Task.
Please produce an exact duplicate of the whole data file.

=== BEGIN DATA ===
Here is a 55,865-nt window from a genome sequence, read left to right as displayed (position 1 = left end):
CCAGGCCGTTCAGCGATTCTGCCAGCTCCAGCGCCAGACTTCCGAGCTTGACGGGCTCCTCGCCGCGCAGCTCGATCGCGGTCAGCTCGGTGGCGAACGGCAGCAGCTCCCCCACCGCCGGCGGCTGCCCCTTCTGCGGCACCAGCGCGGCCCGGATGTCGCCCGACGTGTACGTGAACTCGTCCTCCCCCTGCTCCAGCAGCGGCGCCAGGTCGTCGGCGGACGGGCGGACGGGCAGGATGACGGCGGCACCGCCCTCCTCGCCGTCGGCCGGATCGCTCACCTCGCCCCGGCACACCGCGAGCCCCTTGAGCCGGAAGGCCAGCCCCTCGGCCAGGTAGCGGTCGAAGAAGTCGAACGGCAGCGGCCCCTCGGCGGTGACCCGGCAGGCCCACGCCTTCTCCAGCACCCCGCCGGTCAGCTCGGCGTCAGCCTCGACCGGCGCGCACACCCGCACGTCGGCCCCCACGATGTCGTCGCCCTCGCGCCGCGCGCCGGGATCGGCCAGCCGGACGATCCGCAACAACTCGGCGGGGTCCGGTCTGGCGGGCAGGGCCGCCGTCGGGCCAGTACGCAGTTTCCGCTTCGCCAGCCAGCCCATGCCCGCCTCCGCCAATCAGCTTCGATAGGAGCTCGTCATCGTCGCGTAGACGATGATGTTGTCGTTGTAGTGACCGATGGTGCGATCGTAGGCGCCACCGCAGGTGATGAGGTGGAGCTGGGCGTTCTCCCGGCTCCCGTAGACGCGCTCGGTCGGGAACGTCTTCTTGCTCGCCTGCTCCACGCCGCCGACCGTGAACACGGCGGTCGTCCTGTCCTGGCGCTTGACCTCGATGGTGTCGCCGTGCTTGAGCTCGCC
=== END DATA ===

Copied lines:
Here is a 55,865-nt window from a genome sequence, read left to right as displayed (position 1 = left end):
CCAGGCCGTTCAGCGATTCTGCCAGCTCCAGCGCCAGACTTCCGAGCTTGACGGGCTCCTCGCCGCGCAGCTCGATCGCGGTCAGCTCGGTGGCGAACGGCAGCAGCTCCCCCACCGCCGGCGGCTGCCCCTTCTGCGGCACCAGCGCGGCCCGGATGTCGCCCGACGTGTACGTGAACTCGTCCTCCCCCTGCTCCAGCAGCGGCGCCAGGTCGTCGGCGGACGGGCGGACGGGCAGGATGACGGCGGCACCGCCCTCCTCGCCGTCGGCCGGATCGCTCACCTCGCCCCGGCACACCGCGAGCCCCTTGAGCCGGAAGGCCAGCCCCTCGGCCAGGTAGCGGTCGAAGAAGTCGAACGGCAGCGGCCCCTCGGCGGTGACCCGGCAGGCCCACGCCTTCTCCAGCACCCCGCCGGTCAGCTCGGCGTCAGCCTCGACCGGCGCGCACACCCGCACGTCGGCCCCCACGATGTCGTCGCCCTCGCGCCGCGCGCCGGGATCGGCCAGCCGGACGATCCGCAACAACTCGGCGGGGTCCGGTCTGGCGGGCAGGGCCGCCGTCGGGCCAGTACGCAGTTTCCGCTTCGCCAGCCAGCCCATGCCCGCCTCCGCCAATCAGCTTCGATAGGAGCTCGTCATCGTCGCGTAGACGATGATGTTGTCGTTGTAGTGACCGATGGTGCGATCGTAGGCGCCACCGCAGGTGATGAGGTGGAGCTGGGCGTTCTCCCGGCTCCCGTAGACGCGCTCGGTCGGGAACGTCTTCTTGCTCGCCTGCTCCACGCCGCCGACCGTGAACACGGCGGTCGTCCTGTCCTGGCGCTTGACCTCGATGGTGTCGCCGTGCTTGAGCTCGCC